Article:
How often are diagnostic features missed with less extensive histologic sampling of prostate needle biopsy specimens?

Daniel J. Brat, Marcia L. Wills, Kristen L. Lecksell, Jonathan I. Epstein*

*Corresponding author for this work

Research output: Contribution to journalArticlepeer-review

33 Scopus citations

Abstract

The authors determined whether clinically relevant diagnostic information would be lost by examination of <3 levels per tissue core in prostate needle biopsy specimens. They evaluated 439 consecutive sextant biopsy specimens for the following three histopathologic features: presence of adenocarcinoma involving one core, Gleason pattern 4 in cases of grade 3 + 4 = 7 adenocarcinoma, and perineural invasion (PNI) by carcinoma. For all cases, 3 levels from each involved core were reviewed for the presence or absence of these three features. In 50 cases with adenocarcinoma involving only 1 core, diagnostic carcinoma was present on all 3 levels in 43 cores (86%). Carcinoma was present on only 2 levels in 3 cores (6%), present only on 1 level in 3 cores (6%), and present only on additional cutdowns, not on the original 3 levels in 1 core (2%). Among 32 cases, 51 cores were identified that contained Gleason grade 3 + 4 = 7 adenocarcinoma. In 41 cores (80%), pattern 4 was identified in all 3 levels. In 5 cores (10%), pattern 4 was identified on only 2 levels, and in another 5 cores (10%), pattern 4 was present on only 1 level. Among 36 cases, 69 tissue cores were identified that contained perineural invasion (PNI). In 54 cores (78%), PNI was present on all 3 levels. In 7 cores (10%), PNI was present on only 2 of 3 levels, while in 7 other cores (10%), PNI was present on only 1 of 3 levels. In 1 core (1.5%), PNI was noted only on additional cutdowns, not on the original 3 levels. We estimated that reducing the number of levels to 1 per core could result in the misdiagnosis of PNI, grading, or carcinoma in ~8-11% of cores with these features and could have changed the case diagnosis in 9 of 439 cases. If only 2 levels were reviewed, we predict misdiagnosis in 5% to 6% of cores with these features and a change in the case diagnosis in 5 of 439 cases. Misdiagnosis of clinically relevant features on prostate biopsy specimens can be minimized with histologic review of 3 levels per tissue core.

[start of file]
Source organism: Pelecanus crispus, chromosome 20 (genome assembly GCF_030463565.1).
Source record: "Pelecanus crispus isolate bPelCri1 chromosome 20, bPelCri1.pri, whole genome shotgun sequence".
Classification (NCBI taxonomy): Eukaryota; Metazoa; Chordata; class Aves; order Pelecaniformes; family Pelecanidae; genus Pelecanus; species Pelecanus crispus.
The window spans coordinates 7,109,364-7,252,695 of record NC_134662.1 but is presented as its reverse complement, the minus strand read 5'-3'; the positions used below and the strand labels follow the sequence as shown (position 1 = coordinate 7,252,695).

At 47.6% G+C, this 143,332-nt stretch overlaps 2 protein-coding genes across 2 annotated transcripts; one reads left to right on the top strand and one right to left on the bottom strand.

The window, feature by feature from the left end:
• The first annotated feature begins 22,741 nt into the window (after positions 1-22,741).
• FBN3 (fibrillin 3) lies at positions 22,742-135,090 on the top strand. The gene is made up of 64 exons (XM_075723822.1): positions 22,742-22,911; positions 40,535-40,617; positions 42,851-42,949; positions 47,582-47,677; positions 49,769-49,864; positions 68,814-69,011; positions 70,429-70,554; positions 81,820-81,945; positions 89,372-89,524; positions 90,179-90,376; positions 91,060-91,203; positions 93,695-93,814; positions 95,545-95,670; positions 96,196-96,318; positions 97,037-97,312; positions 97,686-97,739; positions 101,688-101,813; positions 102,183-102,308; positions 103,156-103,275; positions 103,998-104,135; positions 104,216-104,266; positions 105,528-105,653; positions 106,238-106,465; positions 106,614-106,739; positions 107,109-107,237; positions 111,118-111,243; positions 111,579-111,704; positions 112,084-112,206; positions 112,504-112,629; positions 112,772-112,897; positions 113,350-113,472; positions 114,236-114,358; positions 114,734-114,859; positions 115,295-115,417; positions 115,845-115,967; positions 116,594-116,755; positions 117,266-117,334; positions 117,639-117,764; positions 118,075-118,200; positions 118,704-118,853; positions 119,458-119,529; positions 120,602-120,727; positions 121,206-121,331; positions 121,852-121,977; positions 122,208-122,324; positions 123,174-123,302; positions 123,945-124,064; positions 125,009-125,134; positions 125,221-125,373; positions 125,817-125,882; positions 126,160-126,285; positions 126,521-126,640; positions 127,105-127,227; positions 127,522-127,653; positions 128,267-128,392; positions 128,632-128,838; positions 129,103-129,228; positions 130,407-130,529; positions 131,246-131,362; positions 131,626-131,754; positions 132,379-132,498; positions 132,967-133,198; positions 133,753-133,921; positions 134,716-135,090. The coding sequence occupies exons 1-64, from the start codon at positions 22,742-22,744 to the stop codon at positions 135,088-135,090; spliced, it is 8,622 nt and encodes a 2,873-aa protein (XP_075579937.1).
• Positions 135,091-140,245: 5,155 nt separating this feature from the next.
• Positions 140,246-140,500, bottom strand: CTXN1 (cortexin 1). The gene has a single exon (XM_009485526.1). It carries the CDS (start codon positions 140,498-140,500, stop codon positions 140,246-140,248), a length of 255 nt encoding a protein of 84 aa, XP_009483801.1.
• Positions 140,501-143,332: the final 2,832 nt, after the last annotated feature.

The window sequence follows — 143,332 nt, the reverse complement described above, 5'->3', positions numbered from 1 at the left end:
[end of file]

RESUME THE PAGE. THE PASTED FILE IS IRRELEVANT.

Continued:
Original languageEnglish (US)
Pages (from-to)257-262
Number of pages6
JournalAmerican Journal of Surgical Pathology
Volume23
Issue number3
DOIs
StatePublished - Mar 1999

Keywords

  • Core biopsy
  • Histologic sampling
  • Misdiagnosis
  • Prostate cancer

ASJC Scopus subject areas

  • Anatomy
  • Pathology and Forensic Medicine

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